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Rule of Law
by J.K. Tandon
(Retired Judge, Allahabad High Court), Chariman, Law Commission,
Uttar Pradesh

Cite as : (1970) 2 SCC (Jour) 13

Rule of Law which embodies the noble doctrine of supremacy of law is a living institution. As the society is advancing, it too is growing in dimensions. As has so often been emphasized, it essentially is a restraining force belonging to the realm of social ethics. Mere legality as understood by lawyer, is not enough but even broader notions of justice as distinct from positive legal rules are embraced by the doctrine. It is thus a basic and fundamental necessity for the emergence of a disciplined and organised community. It is the lifeline of any orderly government, still more of a democratic State. And indeed it is the very soul of a Republic as Ours. Though stated in these three words, the doctrine is most solemn and the foundation of everything cherished in any organised community. To a layman no doubt it may appear somewhat high and technical also but as shall be my effort hereafter I shall attempt to unfurl before you some of its notions. It will be proper if I did it in the context of our own political make-up.

While giving to ourselves the Constitution, we resolved to secure to the citizens of the land justice, liberty, equality of status and dignity of the individual. This solemn resolve — sacred to everyone whatever his place, status or authority under the Constitution — is itself founded on the same sacred and valued doctrine of jurisprudence which in one or the other shape permeates the whole social structure. No society can sustain itself without respect and obedience to this very important social necessity.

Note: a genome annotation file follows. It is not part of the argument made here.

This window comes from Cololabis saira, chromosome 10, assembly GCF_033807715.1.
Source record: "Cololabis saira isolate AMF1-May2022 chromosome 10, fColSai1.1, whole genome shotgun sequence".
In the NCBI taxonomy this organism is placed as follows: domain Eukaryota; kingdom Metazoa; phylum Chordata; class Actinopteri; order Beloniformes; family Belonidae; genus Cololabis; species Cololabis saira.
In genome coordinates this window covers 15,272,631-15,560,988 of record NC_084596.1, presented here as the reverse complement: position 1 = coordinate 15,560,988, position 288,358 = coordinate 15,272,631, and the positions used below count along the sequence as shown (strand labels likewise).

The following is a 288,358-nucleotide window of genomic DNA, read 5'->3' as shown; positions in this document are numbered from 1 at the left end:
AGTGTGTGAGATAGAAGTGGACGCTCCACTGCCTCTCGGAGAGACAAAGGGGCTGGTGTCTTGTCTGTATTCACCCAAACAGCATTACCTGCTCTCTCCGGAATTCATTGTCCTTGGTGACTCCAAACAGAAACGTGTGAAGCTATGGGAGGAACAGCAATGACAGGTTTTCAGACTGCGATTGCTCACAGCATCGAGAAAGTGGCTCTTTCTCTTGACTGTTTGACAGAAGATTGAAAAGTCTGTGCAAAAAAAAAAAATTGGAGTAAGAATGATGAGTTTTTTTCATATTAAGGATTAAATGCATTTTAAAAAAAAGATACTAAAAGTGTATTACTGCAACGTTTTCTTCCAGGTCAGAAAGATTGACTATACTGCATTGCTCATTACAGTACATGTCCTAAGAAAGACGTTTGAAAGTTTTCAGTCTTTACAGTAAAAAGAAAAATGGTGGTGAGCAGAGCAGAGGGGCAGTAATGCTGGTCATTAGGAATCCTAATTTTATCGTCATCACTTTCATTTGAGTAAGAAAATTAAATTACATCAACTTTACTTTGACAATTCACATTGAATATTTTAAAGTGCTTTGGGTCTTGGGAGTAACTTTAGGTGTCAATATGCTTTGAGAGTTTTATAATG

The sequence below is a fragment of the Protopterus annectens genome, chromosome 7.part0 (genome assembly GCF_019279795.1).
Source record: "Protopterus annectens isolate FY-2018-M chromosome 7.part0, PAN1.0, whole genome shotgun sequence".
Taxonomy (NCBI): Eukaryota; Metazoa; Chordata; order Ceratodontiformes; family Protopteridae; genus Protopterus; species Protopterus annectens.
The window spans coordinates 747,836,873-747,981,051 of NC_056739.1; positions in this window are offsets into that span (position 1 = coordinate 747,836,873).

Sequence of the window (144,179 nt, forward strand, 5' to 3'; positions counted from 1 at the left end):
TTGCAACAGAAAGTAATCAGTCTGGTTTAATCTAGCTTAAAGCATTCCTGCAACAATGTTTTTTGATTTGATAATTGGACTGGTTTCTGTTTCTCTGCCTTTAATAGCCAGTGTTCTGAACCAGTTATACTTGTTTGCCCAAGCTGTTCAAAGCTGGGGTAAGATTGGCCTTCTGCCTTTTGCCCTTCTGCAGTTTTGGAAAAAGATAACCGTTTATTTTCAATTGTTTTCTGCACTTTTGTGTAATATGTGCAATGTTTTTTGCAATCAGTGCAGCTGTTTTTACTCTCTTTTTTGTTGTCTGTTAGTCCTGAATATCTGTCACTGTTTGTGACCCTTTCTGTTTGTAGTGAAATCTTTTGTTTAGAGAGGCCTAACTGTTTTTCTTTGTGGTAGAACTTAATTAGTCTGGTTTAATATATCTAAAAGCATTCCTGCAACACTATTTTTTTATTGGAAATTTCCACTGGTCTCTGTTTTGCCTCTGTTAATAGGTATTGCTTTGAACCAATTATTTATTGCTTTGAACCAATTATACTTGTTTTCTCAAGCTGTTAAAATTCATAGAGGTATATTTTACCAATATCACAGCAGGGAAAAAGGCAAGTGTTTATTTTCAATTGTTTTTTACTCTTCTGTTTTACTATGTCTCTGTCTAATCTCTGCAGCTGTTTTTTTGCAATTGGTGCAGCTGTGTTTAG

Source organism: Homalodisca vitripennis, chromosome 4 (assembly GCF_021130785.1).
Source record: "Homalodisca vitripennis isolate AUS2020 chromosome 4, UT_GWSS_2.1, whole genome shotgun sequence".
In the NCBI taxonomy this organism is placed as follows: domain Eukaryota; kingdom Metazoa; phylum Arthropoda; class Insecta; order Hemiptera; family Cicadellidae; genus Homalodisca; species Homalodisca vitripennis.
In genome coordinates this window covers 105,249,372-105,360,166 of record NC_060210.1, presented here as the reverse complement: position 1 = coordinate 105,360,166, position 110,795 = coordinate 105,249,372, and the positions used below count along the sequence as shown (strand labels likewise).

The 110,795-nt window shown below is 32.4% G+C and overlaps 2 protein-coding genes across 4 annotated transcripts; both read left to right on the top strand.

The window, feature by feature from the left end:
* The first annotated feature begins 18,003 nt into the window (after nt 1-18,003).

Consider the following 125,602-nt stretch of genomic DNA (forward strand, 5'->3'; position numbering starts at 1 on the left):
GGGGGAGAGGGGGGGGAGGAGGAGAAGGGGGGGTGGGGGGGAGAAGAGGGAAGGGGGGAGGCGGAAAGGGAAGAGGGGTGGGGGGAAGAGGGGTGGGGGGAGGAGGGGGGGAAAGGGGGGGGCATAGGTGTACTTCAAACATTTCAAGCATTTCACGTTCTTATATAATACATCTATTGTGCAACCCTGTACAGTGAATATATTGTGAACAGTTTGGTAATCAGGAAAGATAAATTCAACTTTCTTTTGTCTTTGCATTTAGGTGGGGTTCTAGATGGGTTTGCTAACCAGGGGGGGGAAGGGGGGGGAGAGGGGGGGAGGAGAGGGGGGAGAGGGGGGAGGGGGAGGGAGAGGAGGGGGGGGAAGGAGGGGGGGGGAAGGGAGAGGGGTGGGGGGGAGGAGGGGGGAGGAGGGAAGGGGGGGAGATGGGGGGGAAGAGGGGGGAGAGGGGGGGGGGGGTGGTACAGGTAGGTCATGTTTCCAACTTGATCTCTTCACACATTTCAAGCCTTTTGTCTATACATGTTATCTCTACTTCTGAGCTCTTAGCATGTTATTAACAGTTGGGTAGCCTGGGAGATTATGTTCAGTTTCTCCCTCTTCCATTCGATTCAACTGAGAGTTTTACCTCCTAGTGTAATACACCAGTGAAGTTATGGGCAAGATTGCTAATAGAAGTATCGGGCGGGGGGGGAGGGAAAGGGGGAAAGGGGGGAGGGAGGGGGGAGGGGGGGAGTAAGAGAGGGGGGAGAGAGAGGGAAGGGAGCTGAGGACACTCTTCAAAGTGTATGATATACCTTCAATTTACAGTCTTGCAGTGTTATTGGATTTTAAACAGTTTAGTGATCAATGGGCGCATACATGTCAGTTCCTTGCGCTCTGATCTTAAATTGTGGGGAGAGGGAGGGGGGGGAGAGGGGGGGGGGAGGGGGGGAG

I should be guilty of arrogance if, within the short time that we are here, I dared to take you through its various attributes, etc. The doctrine embodies within it a dynamic and living necessity of an advancing society. Naturally therefore its reaction will differ from conditions and conditions and from circumstances and circumstances, including the political texture of the particular people. But whatever the political complexion, the essential feature, that is obedience to, what may be described in simple language as "superior authority", is vitally present. That superior authority is, as has been aptly described, "the law" or to be more specific "the supremacy of law". In every political thinking this component, that is, the supremacy of law is invariably found in one or the other form but as a vital part of it. In a democratic set-up, it is perhaps the most vital component which unites the members constituting the society and not only strengthens the bond of unity but also guarantees that the individual dignity shall not be sacrificed by any arbitrary or illegal behaviour of others. But for this doctrine the society will disintegrate and the law will cease to be law. Law is but the spirit of the people who, through its medium prescribe, in the interest of general welfare, norms of behaviour to bind them and each of them. These norms are 'law' in its wide sense. Only if one looked as these norms in their fulness, they are not restrictions on an individual alone because in restricting individual's actions they simultaneously restrict the behaviour qua the individual of the community too. The norms are, therefore, the law applicable not merely to the individual members but govern the exercise of the authority by the Community too to the same extent.